The KC-135 on the other hand, has a rather short, hard rubber hose and a massively heavy refueling basket.
I actually prefer the -135, once you’re used to it. The basket doesn’t move as much on the approach, and if you’re at least half way towards the socket, your probe will slide home.
On the other hand, the -135 isn’t known as the “Iron Maiden” for nothing in the service, and getting hit by one of these things can shatter your canopy, turning your warm, comfortable, familiar environment into a 300 mph maelstrom.
I’ve always like the word maelstrom, by the way.
The stories of nuggets “stalling at the basket” are legion – guys get right to the tipping point, and somehow can’t move the throttles up that last little bit to close the deal. Once over the sea of Japan, I hectored a young guy with one word as he stalled at the basket – “Courage.”
He got in, we got our gas, and we got the mission complete.
This is probably as good a time as any to share with you an anecdote that I received from an officer I used to work with (interspersed with my translations):
Since it’s probably been a few months for you, I’ll have to tell you about the quite unpleasant experience I had with the good ol’ Iron Maiden 2 nights ago… I volunteered to be the sacrificial “back-side tanking” section of hornets so we wouldn’t have 4 sections simultaneously vying for use of the same target. It was an 1830 launch, 2000 recovery and as we headed west towards the target watching the sun set the scattered clouds became more broken and finally overcast. The bombs (actual GBU-12′s!) never got dropped, and we headed back to the ship to find the KC-135 in order to get back on ladder (ed: fuel state required for recovery). It was right overhead mom (the carrier) with only one chick (fighter) in tow, but it was clearly in and out of the clouds, judging by the way it lit them up through the goggles (night vision devices, NVG’s). “No worries, I’m sure he’ll get clear” I thought. The rendezvous progressed ok, but the tanker spent more time in the clouds than out. NVG training rules aside, the goggles and the radar were fine to keep track of him and his chick. Fortunately my wingman took off his goggles early and got complete vertigo during the join up – his exact words were “I think I’m upside down”. I convinced him he wasn’t and we got his mental gyro re-caged by the time we were in port observation. I made my call and was cleared into pre-contact. As I settled out the jet behind the beast, it didn’t feel terribly bumpy, but the basket was ALL OVER the place. I remember thinking to myself how the 135 is supposed to be a little more stable than that as I made the approach. Not even close. I think my radome made it closer to the center of the basket than my probe. Another try, another, another…I asked if the boom was locked down – of course it was, and after another few minutes of stabs and I got in – along with a 2 inch spark of static. That was comforting. Staying in the basket turned out to be even harder and I damn near tore that hose off due to all the bouncing around. We never did get back to VFR (visual flight rules – clear weather). I got my 2K (2000 pounds of gas, roughly 300 gallons) and gleefully eased out, thankful I still had all my probes intact and bummed that it took me so long. My wingman never got in and I told him to give up so I could find him a Hoover (S-3 Viking – so known because the sound of its engines is remarkable similar to a vacuum cleaner). Clearly the most difficult tanking experience of my young life.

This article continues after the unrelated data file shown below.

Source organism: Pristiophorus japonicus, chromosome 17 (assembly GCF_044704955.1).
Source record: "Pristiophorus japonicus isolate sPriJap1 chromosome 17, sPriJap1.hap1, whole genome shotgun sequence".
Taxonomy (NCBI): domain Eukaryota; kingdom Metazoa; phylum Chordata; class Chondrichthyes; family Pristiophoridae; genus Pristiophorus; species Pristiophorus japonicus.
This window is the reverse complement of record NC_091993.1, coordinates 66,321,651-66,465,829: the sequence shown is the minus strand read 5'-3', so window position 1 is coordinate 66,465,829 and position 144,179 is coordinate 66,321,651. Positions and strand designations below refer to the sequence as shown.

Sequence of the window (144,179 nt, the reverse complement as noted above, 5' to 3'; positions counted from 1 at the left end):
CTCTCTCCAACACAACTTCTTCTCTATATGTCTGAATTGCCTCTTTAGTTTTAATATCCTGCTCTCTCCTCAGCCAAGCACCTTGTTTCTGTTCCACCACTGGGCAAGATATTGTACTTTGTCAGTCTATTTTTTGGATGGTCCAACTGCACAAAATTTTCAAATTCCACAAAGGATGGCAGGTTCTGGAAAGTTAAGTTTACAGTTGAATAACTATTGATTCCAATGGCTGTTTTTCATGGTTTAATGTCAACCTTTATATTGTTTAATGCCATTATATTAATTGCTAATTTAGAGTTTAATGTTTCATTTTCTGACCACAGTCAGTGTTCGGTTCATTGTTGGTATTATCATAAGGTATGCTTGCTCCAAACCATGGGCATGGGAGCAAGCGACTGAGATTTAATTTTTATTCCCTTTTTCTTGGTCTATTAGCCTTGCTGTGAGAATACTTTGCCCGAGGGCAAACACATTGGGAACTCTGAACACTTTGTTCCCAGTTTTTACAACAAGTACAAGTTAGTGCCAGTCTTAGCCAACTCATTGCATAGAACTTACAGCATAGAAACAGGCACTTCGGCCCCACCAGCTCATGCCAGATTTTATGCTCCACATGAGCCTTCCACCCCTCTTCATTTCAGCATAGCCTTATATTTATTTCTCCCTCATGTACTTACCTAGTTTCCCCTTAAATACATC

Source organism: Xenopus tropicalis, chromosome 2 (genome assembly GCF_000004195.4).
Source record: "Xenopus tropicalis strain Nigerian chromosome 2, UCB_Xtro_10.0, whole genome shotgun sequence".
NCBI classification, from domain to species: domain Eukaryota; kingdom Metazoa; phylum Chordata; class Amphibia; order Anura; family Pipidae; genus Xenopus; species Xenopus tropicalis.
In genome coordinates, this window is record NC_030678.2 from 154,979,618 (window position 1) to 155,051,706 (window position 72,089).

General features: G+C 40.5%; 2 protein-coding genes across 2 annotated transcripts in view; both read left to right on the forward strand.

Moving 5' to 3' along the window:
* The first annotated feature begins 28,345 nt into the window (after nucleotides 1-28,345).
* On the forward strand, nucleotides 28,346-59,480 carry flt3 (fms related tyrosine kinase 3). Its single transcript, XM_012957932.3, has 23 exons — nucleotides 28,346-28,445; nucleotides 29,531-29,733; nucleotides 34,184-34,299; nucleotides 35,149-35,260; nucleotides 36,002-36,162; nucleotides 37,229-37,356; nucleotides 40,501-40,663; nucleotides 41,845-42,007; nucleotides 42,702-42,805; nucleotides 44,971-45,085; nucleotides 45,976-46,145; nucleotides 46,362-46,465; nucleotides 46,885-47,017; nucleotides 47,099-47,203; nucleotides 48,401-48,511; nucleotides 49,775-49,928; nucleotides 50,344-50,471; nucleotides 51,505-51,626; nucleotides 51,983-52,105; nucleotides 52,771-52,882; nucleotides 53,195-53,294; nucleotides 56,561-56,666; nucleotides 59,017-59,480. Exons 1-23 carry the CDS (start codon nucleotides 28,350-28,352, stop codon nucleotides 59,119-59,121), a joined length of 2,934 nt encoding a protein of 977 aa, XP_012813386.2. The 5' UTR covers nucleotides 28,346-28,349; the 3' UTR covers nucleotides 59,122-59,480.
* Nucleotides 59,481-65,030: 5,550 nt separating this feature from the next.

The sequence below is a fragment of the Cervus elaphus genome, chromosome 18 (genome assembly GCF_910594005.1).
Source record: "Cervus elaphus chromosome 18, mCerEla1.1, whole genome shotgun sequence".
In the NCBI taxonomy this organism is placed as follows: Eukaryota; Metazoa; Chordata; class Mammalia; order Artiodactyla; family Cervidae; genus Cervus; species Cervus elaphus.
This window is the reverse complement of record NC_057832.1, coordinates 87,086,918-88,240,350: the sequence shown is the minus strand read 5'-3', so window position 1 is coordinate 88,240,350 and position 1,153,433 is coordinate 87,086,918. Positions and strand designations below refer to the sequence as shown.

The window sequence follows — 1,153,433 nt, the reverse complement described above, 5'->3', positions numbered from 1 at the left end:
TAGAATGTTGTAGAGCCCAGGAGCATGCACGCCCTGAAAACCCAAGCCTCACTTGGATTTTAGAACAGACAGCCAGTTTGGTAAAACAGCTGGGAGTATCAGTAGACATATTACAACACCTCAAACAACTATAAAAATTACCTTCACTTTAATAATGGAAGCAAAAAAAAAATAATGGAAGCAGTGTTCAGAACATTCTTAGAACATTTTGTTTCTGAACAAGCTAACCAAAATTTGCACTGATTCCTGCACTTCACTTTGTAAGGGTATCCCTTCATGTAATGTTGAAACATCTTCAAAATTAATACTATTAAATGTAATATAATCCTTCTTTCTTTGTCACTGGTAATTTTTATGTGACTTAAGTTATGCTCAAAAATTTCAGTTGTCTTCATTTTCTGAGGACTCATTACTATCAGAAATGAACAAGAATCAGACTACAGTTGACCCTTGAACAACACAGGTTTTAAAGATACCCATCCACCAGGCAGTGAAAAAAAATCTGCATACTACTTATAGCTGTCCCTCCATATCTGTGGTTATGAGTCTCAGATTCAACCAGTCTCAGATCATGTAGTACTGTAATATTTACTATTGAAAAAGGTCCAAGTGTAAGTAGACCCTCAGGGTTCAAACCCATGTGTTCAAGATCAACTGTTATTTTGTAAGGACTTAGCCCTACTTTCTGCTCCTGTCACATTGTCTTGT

The next cycle not ONE JET got into the basket which made me feel a little better about my flailing so much. There are times it’s good to be sitting on Mom.
Too true – it is wisely said that “It’s better to be on the deck, wishing you were in the air, than in the air, wishing you were on deck.”
My most exciting personal tanking mission (the competition is fierce) is when I was in the Arabian Gulf prior to an Operation Southern Watch mission, and refueling off an S-3 in a “sucker hole” among some thunderstorms. We were ringed pretty tightly on all sides (you do not want to fly into a thunderstorm at the best of times, far less when tanking), so the Viking pilot had the turn wrapped up pretty tight, and just getting into the rendezvous position was an act of will, as much as airmanship. Just as I settled into the basket, a static electricity discharge (read: lightning bolt) arced from the clouds to his jet, down the hose to my jet.
It felt really, really weird. I felt the shock enter through my right hand on the stick and exit through the sole of my right boot, having bounced around for a moment in the fillings of one of my molars. The gas stopped flowing (the refueling store itself had gone sneakers-up), and I was pretty sure that there was a hole somewhere in the aircraft’s skin (there usually is, when the electricity exits the jet). And I still had a four-hour mission in Iraq, which I couldn’t possibly execute without additional gas.
So I did what any of us would do: I called back to the ship, and asked for the position of the nearest functional tanker.